Day 179: Sandyhills to Dalbeattie – Silk & Salmon

12 comments
Kirkcudbrightshire, Scotland

Morning light, Sandyhills Bay, Dumfries and Galloway, Scotland.

I’ve been put up for a couple of days by fellow travel bloggers Esther & Warren, who cycled around the world for three years finishing up their odyssey back in Scotland. Like me, they experienced nothing but kindness in all their time of being strangers on the open road.

Craigneuk Point, Sandyhills Bay, Dumfries and Galloway, Scotland.

Next morning their neighbour, Matt a retired ambulance driver, offers to drive me back to the coast along beautiful winding roads, his wife sitting in the back, reminds him to slow down at regular intervals! It’s a special kind of Scottish sun today that delivers absolutely no heat.

Salmon Nets I, Sandyhills Bay, Dumfries and Galloway, Scotland.

Saltpan Rocks & Sandyhills Bay, Dumfries and Galloway, Scotland.

Salmon Nets II, Sandyhills Bay, Dumfries and Galloway, Scotland.

I’m thrilled to be onto the first cliffs of the Scottish coast at Sandyhills bay. I find it an exhilarating sense of freedom, almost like flying, to walk on rolling fields by the edge of a sea cliff. The sunlight today is very vivid, like Velvia transparency film and there is barely any wind.

Salmon Nets III, Sandyhills Bay, Dumfries and Galloway, Scotland.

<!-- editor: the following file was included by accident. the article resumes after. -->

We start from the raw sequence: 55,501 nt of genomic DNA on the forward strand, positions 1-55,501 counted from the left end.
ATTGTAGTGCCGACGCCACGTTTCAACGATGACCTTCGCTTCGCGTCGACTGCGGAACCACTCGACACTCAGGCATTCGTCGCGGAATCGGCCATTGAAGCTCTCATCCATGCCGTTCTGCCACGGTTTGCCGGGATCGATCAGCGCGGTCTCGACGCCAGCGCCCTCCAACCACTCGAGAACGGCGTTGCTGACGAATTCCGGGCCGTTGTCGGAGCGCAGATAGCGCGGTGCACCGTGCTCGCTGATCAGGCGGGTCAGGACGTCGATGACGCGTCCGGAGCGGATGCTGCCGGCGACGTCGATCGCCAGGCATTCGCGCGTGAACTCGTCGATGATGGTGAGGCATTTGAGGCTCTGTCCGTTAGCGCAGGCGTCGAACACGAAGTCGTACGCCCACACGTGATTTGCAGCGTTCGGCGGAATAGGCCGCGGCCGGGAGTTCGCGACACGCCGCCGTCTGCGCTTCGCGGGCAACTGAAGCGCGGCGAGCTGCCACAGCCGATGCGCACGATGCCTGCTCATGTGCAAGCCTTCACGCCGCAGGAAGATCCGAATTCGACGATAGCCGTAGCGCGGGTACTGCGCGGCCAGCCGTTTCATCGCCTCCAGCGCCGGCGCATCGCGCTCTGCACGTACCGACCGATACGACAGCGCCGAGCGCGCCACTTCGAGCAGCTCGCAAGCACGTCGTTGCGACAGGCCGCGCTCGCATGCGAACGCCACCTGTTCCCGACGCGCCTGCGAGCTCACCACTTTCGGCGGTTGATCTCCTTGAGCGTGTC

The Solway is very shallow here with a texture between mercury and silk through which a complex pattern of intersecting waves gently pulsates. I marvel that, even after two and a half years of spending a significant amount of time staring at the sea that it can surprise me anew like this.

Gillis Craig, Port O’Warren Bay, Dumfries and Galloway, Scotland.

Silken Sea I, Portling Bay, Dumfries and Galloway, Scotland.

Silken Sea II, Portling Bay, Dumfries and Galloway, Scotland.

Path to Castlehill Point, Dumfries and Galloway, Scotland.

I chat with a man walking his dog. It turns out this is an unusual event for him as he usually’s running. “I must do it more often, you see a lot more walking”. He tells me about his remarkable career as an ultra-marathon runner, which includes being the first Brit to run 7 marathons on 7 continents in 7 days, “That was hard, all eating and sleeping were in airports”.

Silken Sea III, Portling Bay, Dumfries and Galloway, Scotland.

Hestan Island from Rockcliffe, Dumfries and Galloway, Scotland.

Red squirrel land.

A rare sighting of an elusive Scottish coastal path sign!

Esther Tacke and Warren Sanders, adventure cyclists extraordinaire, who generously put me up when I walked near their patch.

Read about Esther & Warrens’s four-year epic cycling around the world at their blog The Sportswool Diaries

 

Posted by

British Architectural & Landscape Photographer.

12 thoughts on “Day 179: Sandyhills to Dalbeattie – Silk & Salmon”

  1. Hi.

    Are you aware of the “green travel map” on Dumfries and Galloway Council’s website:
    https://www.dumgal.gov.uk/article/15300/Cycling-in-Dumfries-and-Galloway

    Or the “Core Paths Map”:
    https://info.dumgal.gov.uk/mapviewers/pathsmap.aspx

    I saw on your page for your first day in Scotland a comment about a lack of paths on maps, or similar?

    Hope this is of some help!

    BTW, is there a way to get a notification when you have posted a new day’s story, after one of your breaks?

    Liked by 1 person

    • Thanks for the info, yes I am aware of the core paths. Having followed them on and off for twenty days they vary greatly in how well they are maintained. Unfortunately, my experience is that they are frequently completely impassable. If you click follow this blog via the tab at the side you’ll get an email each time I post 🙂

      Like

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